A typical mld-Palaeocene (Torrejonian) mammalian fauna, based on Information from the Fort Union beds of the Crazy Mountain Basin: two plesiadapiforms, Plesiadapis, crouch in the tree, top left, just above a multituberculate, Ptilodus, and two cat-like Didymictis feed on a carcass of the leptictid Prodiacodon. On the right, the pantodont Pantolambda looks over a low cliff at Didymictis below, the pig-like taeniodont Conoryctes feeding on wood and the shrew-like insectivores Stilpnodonin the undergrowth at the front. (Based on various sources.)

Krause and Maas (1990) used the rich succession of the Crazy Mountain Basin to study the rates of appearance of new mammals and to investigate their geographical origins. They found that there were dramatic turnovers of mammal genera at the start of each of the land mammal ages. At the Torrejonian—Tiffanian boundary, 13 new genera appeared, including insectivores, plesiadapids, arctocyonids, a hyopsodontid, phenacodontids, and a pantodont. At the Tiffanian—Clarkforkian boundary, nine new genera appeared, including the first rodents, tillodonts and coryphodontid pantodonts in the area. At the following Clarkforkian-Wasatchian boundary (early Eocene) in the Bighorn Basin of Wyoming, 16 new genera appear, including the first perissodactyls, artiodactyls, adapid and omomyid primates, hyaenodontid creodonts and didymoconid 'condylarths'.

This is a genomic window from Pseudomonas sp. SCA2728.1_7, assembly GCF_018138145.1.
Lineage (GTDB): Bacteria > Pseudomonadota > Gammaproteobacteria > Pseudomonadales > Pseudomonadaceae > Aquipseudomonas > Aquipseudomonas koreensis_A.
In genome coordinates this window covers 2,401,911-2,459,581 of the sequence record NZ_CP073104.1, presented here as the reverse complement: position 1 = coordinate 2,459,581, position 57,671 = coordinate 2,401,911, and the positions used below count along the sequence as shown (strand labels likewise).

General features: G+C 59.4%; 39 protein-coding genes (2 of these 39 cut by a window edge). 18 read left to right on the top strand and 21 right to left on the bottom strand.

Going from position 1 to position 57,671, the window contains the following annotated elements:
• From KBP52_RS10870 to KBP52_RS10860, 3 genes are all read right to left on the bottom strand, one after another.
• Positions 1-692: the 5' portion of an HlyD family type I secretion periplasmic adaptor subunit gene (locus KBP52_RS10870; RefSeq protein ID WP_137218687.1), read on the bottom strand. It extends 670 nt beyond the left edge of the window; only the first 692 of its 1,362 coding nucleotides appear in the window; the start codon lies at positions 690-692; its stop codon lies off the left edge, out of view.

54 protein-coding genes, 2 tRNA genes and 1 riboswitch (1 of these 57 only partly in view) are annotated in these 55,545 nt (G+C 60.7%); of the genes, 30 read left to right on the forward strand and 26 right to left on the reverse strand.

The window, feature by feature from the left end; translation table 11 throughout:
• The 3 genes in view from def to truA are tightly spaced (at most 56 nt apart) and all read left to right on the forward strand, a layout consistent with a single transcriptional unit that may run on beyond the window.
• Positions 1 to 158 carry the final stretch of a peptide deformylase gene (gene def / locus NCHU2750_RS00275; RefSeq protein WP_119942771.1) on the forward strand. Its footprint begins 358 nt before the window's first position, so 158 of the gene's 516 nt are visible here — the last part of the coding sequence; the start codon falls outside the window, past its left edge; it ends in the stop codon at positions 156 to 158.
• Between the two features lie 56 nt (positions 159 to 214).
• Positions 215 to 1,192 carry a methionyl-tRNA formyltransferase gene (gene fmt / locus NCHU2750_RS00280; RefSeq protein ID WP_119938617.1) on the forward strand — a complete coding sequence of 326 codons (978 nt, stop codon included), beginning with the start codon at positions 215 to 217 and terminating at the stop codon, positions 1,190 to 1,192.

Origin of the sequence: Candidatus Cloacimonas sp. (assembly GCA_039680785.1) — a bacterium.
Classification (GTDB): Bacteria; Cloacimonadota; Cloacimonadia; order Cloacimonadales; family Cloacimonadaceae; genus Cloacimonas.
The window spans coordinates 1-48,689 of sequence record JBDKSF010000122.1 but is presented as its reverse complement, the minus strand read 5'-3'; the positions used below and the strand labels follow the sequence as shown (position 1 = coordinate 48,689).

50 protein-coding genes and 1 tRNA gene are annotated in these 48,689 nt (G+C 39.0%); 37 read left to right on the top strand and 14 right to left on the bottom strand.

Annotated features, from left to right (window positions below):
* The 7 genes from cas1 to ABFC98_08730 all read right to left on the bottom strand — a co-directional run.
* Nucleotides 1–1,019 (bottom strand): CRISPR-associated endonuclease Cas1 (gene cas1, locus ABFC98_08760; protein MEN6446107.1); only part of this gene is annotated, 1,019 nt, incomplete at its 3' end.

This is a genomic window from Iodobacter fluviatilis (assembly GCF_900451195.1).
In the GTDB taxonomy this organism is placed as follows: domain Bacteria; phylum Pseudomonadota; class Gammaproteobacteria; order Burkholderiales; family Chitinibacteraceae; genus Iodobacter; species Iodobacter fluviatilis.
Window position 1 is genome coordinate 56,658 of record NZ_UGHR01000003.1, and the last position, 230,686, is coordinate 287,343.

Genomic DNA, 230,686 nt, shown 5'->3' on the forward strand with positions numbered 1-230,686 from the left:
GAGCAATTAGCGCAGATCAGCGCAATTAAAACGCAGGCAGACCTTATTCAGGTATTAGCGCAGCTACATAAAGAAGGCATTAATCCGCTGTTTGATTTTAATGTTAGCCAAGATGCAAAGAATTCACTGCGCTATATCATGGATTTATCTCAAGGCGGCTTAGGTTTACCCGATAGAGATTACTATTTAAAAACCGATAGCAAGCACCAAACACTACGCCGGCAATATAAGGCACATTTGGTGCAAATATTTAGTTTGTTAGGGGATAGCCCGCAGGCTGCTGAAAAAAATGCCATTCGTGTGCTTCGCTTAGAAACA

Over the years, palaeontologists have suggested a variety of geographical origins for the mammals of the Western Interior of North America. Krause and Maas (1990) find that the new mammals in the Tiffanian had probably evolved in situ, whereas those in the Clarkforkian, especially the rodents and tillodonts, had probably migrated across Beringia from Asia. The new mammals in the Wasatchian (perissodactyls, artiodactyls, adapids, omomyids, hyaenodontids) appeared at the same time in Europe and Asia and they may have had their origins in Africa or in the Indian Subcontinent.